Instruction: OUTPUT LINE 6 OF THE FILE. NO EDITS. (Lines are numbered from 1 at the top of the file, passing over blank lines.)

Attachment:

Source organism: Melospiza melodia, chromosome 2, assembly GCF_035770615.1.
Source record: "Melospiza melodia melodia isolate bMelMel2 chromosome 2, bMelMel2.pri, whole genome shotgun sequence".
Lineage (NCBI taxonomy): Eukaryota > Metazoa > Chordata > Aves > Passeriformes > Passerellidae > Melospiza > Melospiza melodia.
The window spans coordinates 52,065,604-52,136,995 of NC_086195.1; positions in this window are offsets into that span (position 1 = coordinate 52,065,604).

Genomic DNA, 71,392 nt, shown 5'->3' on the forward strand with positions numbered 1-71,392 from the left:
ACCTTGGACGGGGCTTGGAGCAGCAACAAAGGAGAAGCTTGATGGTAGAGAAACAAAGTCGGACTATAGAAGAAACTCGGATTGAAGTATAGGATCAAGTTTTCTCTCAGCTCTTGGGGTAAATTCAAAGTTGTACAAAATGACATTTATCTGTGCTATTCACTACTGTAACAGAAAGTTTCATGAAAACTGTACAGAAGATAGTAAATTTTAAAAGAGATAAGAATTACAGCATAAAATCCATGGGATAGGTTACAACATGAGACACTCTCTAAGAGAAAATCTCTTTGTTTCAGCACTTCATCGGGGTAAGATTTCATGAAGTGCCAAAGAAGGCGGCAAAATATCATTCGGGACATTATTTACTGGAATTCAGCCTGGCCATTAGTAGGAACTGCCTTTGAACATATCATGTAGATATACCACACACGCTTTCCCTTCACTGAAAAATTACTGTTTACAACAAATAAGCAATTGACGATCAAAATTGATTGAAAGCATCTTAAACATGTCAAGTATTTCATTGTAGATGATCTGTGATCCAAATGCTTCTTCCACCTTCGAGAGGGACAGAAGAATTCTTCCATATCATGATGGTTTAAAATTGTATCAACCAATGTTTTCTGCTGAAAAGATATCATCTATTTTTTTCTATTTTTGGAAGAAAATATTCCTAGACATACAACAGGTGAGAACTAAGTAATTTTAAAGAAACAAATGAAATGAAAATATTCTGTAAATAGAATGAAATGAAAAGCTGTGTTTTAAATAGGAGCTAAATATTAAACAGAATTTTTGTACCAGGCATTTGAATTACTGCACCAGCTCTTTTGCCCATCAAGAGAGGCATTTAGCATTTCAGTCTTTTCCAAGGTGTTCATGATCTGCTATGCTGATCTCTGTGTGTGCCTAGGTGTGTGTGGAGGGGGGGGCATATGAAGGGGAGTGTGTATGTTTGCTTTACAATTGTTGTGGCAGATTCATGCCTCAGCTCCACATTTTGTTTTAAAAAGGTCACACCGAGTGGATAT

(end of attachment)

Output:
ACCTTGGACGGGGCTTGGAGCAGCAACAAAGGAGAAGCTTGATGGTAGAGAAACAAAGTCGGACTATAGAAGAAACTCGGATTGAAGTATAGGATCAAGTTTTCTCTCAGCTCTTGGGGTAAATTCAAAGTTGTACAAAATGACATTTATCTGTGCTATTCACTACTGTAACAGAAAGTTTCATGAAAACTGTACAGAAGATAGTAAATTTTAAAAGAGATAAGAATTACAGCATAAAATCCATGGGATAGGTTACAACATGAGACACTCTCTAAGAGAAAATCTCTTTGTTTCAGCACTTCATCGGGGTAAGATTTCATGAAGTGCCAAAGAAGGCGGCAAAATATCATTCGGGACATTATTTACTGGAATTCAGCCTGGCCATTAGTAGGAACTGCCTTTGAACATATCATGTAGATATACCACACACGCTTTCCCTTCACTGAAAAATTACTGTTTACAACAAATAAGCAATTGACGATCAAAATTGATTGAAAGCATCTTAAACATGTCAAGTATTTCATTGTAGATGATCTGTGATCCAAATGCTTCTTCCACCTTCGAGAGGGACAGAAGAATTCTTCCATATCATGATGGTTTAAAATTGTATCAACCAATGTTTTCTGCTGAAAAGATATCATCTATTTTTTTCTATTTTTGGAAGAAAATATTCCTAGACATACAACAGGTGAGAACTAAGTAATTTTAAAGAAACAAATGAAATGAAAATATTCTGTAAATAGAATGAAATGAAAAGCTGTGTTTTAAATAGGAGCTAAATATTAAACAGAATTTTTGTACCAGGCATTTGAATTACTGCACCAGCTCTTTTGCCCATCAAGAGAGGCATTTAGCATTTCAGTCTTTTCCAAGGTGTTCATGATCTGCTATGCTGATCTCTGTGTGTGCCTAGGTGTGTGTGGAGGGGGGGGCATATGAAGGGGAGTGTGTATGTTTGCTTTACAATTGTTGTGGCAGATTCATGCCTCAGCTCCACATTTTGTTTTAAAAAGGTCACACCGAGTGGATAT